Tuesday, August 4, 2020

Baby Lust




Nabokov once wrote, “My heart was a hysterical unreliable organ.”

Same. See also: ovaries!

Both organs conspired to turn my life upside-down when, in my 35th year, all of a sudden, I wanted a baby.

Big deal, you’re thinking. Typical biological clock going tick-tock, tick-tock, right?

Not exactly. I already had two teens from my first marriage. When I remarried, my husband got a vasectomy. I held his hand through the procedure, got sick on the smell of cauterization, brought him bags of frozen peas as he recovered. We figured it would save us unnecessary worry. We couldn’t afford another child even if we’d wanted one. And we didn’t want one.
                                                             
Until I did.

The urge to reproduce resurfaced a few days before Christmas of 2016, when (I’m embarrassed to admit) I saw Jenna Bush Hager on the Today show. She was fresh from a visit with host Savannah Guthrie, who had recently given birth to a son. “It sort of makes me want another baby, which I haven’t said out loud yet,” Bush Hager gushed.

Something clicked. I knew that feeling. That longing for a new being, a fresh start, especially at that moment, as many were mentally preparing for the end of the world as we knew it. It was the worst time in history to have a baby, but maybe that was point.

An apocalypse baby. I liked the sound of that.

I hadn’t Googled anything baby-related in years, and when I did, I immediately landed on the documentary The Business of Being Born. My heart swelled as I witnessed woman after woman brave the harrowing experience of giving birth. I cried when the midwives caught the squirmy, squinty-eyed infants and placed them on their mothers’ chests. Birth is an experience you never forget, and that moment where mother and child meet for the first time is by far the most mind-blowing a human can have.

So maybe that’s what was behind my baby lust: meaning. In a world that seemed to be going to shit faster than a baby can fill a diaper, I wanted something pure and good to cling to.

Most women I knew in their mid-30s were just starting their families or had decided not to have children at all. Rare was the 35-year-old who’d raised a couple of kids and, just when they were about to launch, decided to bring a new baby aboard.

Would I regret having another baby? No way. Would I regret not having another one? That was more difficult to answer.

When in doubt, Google. “Age 35 want another baby am I crazy?” I typed into the search bar. The online threads that popped up unanimously veered towards “Do it!” whenever a woman—regardless of age—asked internet strangers if she should have a(nother) baby. But I was not the kind of mother who hung out on parenting websites or message boards (or so I thought). This advice was not for me. No one would list “maternal” among my top 10 traits. I was a Mommy & Me drop-out. My frequent refrain was: “I love my kids, but I hate parenting.” In many ways, I was the anti-mom.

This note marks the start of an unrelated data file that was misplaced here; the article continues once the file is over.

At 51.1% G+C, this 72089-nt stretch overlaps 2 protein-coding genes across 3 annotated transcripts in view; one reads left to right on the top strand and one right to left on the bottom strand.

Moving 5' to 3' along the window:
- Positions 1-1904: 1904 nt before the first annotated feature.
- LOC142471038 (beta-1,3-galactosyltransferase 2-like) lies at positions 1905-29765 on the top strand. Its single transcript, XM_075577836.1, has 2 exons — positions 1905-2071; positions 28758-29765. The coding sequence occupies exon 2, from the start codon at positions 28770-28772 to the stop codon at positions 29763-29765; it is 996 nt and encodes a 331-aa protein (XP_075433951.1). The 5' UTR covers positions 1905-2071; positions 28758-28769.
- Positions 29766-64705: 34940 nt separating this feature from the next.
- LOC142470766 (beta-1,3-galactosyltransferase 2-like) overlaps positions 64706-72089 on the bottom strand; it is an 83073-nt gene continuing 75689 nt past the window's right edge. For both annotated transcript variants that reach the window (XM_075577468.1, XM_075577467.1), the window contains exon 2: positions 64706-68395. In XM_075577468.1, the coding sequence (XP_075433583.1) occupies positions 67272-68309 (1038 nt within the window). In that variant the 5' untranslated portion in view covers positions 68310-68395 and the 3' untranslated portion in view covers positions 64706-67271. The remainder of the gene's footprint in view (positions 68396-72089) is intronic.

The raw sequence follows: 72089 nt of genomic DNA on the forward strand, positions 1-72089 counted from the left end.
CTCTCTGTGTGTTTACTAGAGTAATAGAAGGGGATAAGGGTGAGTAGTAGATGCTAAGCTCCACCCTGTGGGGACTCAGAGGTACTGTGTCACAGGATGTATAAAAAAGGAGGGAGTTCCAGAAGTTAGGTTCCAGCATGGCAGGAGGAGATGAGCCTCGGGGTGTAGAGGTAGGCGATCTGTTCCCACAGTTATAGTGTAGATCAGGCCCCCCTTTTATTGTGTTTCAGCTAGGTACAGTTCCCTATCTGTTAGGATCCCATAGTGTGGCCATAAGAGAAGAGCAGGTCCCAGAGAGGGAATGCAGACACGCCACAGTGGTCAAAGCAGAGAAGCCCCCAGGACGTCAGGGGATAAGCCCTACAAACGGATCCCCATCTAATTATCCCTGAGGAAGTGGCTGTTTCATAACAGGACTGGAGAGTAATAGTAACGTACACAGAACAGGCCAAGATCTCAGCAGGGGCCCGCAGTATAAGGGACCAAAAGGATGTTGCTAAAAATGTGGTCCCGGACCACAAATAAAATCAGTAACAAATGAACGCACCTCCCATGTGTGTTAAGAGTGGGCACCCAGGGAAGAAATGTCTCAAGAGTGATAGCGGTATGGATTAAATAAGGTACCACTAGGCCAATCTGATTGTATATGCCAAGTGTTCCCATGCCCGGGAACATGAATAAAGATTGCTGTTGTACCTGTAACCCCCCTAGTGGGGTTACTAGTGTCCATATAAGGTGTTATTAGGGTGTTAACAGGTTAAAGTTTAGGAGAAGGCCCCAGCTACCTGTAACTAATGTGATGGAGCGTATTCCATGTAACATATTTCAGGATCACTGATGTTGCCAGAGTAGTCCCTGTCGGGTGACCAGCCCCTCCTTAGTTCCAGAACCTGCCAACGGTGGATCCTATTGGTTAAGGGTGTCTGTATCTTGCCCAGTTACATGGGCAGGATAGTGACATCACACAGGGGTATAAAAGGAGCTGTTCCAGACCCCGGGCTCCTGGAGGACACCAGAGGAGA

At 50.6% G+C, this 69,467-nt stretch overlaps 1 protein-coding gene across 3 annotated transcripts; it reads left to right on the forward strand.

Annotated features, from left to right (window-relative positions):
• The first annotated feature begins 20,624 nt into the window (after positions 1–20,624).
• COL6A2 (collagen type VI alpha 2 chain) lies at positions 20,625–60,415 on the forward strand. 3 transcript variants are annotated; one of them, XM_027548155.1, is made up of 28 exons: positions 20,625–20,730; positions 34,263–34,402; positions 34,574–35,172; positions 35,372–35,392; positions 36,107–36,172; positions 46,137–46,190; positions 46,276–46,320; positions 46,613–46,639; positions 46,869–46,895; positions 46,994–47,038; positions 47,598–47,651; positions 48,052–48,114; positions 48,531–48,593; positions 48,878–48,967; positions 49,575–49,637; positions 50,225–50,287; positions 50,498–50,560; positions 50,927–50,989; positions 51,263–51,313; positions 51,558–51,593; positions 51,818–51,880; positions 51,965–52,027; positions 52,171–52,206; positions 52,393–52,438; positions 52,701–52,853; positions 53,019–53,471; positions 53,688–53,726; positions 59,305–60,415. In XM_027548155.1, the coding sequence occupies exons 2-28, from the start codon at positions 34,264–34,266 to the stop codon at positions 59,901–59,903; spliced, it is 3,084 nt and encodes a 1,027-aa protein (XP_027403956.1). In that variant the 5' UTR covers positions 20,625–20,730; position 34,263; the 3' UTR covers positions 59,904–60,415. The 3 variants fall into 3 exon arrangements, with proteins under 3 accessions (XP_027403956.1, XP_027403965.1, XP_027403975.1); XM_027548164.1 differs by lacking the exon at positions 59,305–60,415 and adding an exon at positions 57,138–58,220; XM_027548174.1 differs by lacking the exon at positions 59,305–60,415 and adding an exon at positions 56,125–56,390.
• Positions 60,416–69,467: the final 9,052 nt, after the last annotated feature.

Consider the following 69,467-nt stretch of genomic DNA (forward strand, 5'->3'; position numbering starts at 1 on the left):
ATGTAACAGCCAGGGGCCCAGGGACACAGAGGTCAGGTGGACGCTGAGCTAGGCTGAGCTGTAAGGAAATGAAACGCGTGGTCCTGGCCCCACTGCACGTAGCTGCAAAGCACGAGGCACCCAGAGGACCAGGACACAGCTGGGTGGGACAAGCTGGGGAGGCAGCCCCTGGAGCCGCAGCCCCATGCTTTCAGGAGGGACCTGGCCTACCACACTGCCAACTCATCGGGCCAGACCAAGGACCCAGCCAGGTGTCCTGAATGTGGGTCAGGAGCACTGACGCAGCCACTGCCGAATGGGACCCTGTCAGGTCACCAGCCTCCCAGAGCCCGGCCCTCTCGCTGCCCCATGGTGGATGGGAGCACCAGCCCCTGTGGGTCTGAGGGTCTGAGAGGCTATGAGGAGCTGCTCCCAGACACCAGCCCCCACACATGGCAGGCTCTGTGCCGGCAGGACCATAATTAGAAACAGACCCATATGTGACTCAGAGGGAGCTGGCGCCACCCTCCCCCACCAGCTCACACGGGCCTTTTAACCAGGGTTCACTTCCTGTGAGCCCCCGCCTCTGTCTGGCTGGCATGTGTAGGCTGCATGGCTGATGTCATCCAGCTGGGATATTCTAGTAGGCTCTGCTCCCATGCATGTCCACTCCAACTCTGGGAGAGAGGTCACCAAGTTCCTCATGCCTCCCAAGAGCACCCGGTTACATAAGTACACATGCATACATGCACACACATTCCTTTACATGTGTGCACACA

So how to explain this overwhelming desire to sign on for another 18 years of child-rearing?

I took to Instagram to remind myself what infants looked like and to see if they triggered further baby lust. (My teens were born before social media existed. Back then, if you wanted to bombard people with baby pictures, you had to mass-email them.) Spoiler alert: babies were still cute! Only now, they had more clever clothes, like onesies that said, “Needy AF.”

“OMG I have to have one!” I thought. (The onesie? The baby? Both.)

My husband found my baby lust amusing but didn’t endorse taking any action on it. He enumerated the reasons why having a baby was a Very Bad Idea. For starters: the sleeplessness, the spit-up, the crying, the diaper blowouts. Later there would be the parent-teacher conferences, the carpool lane (aka my hell on Earth), the dental and pediatric appointments. Parenthood was 10 percent fun and 90 percent toil.

There was also the question of how old was too old to start parenthood all over again. My eggs were likely bargain-basement material now, and my husband’s sperm might not be much better. Pregnant women over 35 are often considered “geriatric” and high-risk by the medical community. A woman my age had a 1 in 350 chance of conceiving a child with Down Syndrome; by age 40, that chance rocketed to 1 in 100. I’d also read there was a higher likelihood of congenital defects and autism if the father was of “advanced age,” which my husband apparently was. And how’s this for scary? My baby daddy would be almost 70 by the time our imaginary child graduated high school! Given all this, was it fair for us to bring a baby into the world?

“Maybe having a baby is a ridiculous idea,” I said as we headed up to bed one night.

“Yeah,” my husband sighed, sinking into bed next to me. “I felt old just going up those stairs.”

My brain said my baby days were over. Ah, but my heart (and my ovaries, if they were indeed still operational) had other ideas. I recalled the blissful sensation an infant sleeping on my chest, the knee-weakening smiles, the squeals of delight. I missed a lot of the awe of parenting when my children were little because I was too consumed with just trying to survive as a single mom.

Would I be a better mother now because I was more mature, more settled? Maybe. But then I thought about the nausea and the weight gain and the full-body pain and the hormonal rollercoaster involved in gestating and giving birth. I realized I wasn’t attached to the experience of being pregnant. In fact, I could do without all that, thank you very much. I just wanted to grow our family. Was there another way to do that?

I contemplated this question and eagerly awaited the answer. I kept my heart open to whatever form it might take...and sure enough, an opportunity to parent again eventually presented itself...

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